Elmore said of the campaign, “Our goal with this social media campaign was not only to raise awareness, but to encourage our peers to join us and stand against these issues.”

The BSU has a variety of events planned for next semester, and Elmore encouraged anyone to attend their meetings. 

While campus groups are stepping up to create change, recently, many think the College as a whole has not done enough to foster a culture of inclusion and acceptance. Elmore said the first step in achieving this is education.

“Most people are ignorant, meaning they lack knowledge of these issues. As an institution that values all students, it is the college’s job to teach and provide educational forums and discussions regarding diversity and inclusivity,” Elmore said. “There are some people who have never went to school or lived with people of color before they got to Washington College. Therefore, just as the school teaches and informs us about sexual assault and drug and alcohol use, everyone should also be taught about diversity and inclusivity.”

Landgraf wrote about change and increased education in his email to campus. 

“But I also see this as a pivotal moment for us, a moment to do some hard soul-searching about who we are as a campus and as a larger society, and to turn our pain into fuel for meaningful change. To help us do this, we have begun a campus-wide diversity initiative to look at how we deal with diversity issues of all kinds on campus given the changing demographics of our student body, our immediate community, and the larger society in which we live,” Landgraf wrote in his Nov. 25 email.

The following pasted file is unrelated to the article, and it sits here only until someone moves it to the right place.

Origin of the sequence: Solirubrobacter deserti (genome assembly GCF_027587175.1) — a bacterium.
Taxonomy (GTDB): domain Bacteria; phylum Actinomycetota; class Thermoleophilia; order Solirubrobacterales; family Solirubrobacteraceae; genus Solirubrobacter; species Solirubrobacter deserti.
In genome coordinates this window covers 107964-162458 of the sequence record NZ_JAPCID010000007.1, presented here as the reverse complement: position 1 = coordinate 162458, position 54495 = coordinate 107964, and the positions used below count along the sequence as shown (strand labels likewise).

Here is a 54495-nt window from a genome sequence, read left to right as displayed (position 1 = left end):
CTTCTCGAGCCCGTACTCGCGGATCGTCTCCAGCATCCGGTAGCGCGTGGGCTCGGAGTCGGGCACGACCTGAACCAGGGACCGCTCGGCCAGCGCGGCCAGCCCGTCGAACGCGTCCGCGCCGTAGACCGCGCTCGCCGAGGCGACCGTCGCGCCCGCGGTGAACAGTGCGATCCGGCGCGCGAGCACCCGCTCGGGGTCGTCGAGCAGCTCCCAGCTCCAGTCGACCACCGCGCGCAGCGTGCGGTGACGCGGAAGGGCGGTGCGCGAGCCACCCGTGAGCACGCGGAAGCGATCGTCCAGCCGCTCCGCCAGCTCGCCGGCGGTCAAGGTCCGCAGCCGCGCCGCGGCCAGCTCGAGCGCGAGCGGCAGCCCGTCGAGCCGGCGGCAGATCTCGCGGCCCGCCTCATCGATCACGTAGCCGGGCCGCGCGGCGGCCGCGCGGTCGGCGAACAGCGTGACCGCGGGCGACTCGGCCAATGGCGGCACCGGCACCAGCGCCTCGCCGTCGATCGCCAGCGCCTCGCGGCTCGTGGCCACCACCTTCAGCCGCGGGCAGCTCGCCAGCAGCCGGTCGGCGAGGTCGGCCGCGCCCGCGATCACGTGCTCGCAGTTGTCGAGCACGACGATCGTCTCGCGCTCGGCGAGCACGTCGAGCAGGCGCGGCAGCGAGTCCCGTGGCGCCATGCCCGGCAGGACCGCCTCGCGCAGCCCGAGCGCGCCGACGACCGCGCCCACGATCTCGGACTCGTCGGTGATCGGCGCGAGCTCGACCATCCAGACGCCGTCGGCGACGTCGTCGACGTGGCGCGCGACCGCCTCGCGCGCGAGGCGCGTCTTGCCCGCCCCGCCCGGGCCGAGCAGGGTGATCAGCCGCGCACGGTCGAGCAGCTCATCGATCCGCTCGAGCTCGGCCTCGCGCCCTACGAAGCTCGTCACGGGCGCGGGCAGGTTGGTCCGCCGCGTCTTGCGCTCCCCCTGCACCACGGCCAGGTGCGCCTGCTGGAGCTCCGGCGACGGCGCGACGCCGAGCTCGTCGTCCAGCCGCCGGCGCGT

These new initiatives stem from the revision of the College’s diversity statement, which was finalized at the end of the spring semester. 

The Board of Visitors and Governors created a diversity committee whose focus is on creating a more coherent, campus-wide commitment to diversity and advocating for programs that will invite change.  

Lynn Bergeson, a Board member on the committee, said, “I think we recognize that we want to make our college community more diverse. We need more professors who are persons of color, we need more students who are persons of color, so we’re all really just trying to achieve a more diverse, a more inclusive, more compassionate, college community, and the incidents of the very recent past just tell us that this issue is timely, urgent, and necessary.”

Claire Hansen, the new diversity liaison that was appointed by President Landgraf at the beginning of the school year, has been tasked with doing this more directly, as well as surveying all of the disparate other diversity efforts made by various campus groups, such as Intercultural Affairs and BSU. 

Some of the methods they have proposed for fostering a more tolerant community include providing campus-wide education and training, similar to Elmore’s suggestion. 

“Ultimately, it’s really my goal to make sure all of these groups that are doing aspects of diversity and inclusion work are working together. I feel like we work in silos so frequently, and if we communicated around these issues more, not only would there be a greater level of transparency, but we could help alleviate unease that arises,” they said. 

The consensus among these initiatives is that to decrease issues of racial bias, the onus is on every member of the campus community to acknowledge the problems and become more open-minded. “These issues should be important to every student on campus. In order to see change, ALL students must come together to learn, understand and plan ways to combat these issues TOGETHER,” Elmore said.